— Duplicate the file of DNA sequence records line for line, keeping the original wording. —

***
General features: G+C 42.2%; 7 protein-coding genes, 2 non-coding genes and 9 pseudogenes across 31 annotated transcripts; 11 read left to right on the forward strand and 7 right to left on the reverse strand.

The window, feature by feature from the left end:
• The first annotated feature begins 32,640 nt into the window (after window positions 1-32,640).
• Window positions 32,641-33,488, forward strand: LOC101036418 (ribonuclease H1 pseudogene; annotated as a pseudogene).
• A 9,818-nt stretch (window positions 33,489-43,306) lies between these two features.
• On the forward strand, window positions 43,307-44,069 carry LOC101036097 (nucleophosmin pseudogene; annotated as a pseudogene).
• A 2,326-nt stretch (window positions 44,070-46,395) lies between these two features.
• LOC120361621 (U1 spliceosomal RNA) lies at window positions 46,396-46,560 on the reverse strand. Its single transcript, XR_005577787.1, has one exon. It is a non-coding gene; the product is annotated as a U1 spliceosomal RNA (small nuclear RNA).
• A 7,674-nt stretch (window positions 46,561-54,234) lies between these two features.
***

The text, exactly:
General features: G+C 42.2%; 7 protein-coding genes, 2 non-coding genes and 9 pseudogenes across 31 annotated transcripts; 11 read left to right on the forward strand and 7 right to left on the reverse strand.

The window, feature by feature from the left end:
• The first annotated feature begins 32,640 nt into the window (after window positions 1-32,640).
• Window positions 32,641-33,488, forward strand: LOC101036418 (ribonuclease H1 pseudogene; annotated as a pseudogene).
• A 9,818-nt stretch (window positions 33,489-43,306) lies between these two features.
• On the forward strand, window positions 43,307-44,069 carry LOC101036097 (nucleophosmin pseudogene; annotated as a pseudogene).
• A 2,326-nt stretch (window positions 44,070-46,395) lies between these two features.
• LOC120361621 (U1 spliceosomal RNA) lies at window positions 46,396-46,560 on the reverse strand. Its single transcript, XR_005577787.1, has one exon. It is a non-coding gene; the product is annotated as a U1 spliceosomal RNA (small nuclear RNA).
• A 7,674-nt stretch (window positions 46,561-54,234) lies between these two features.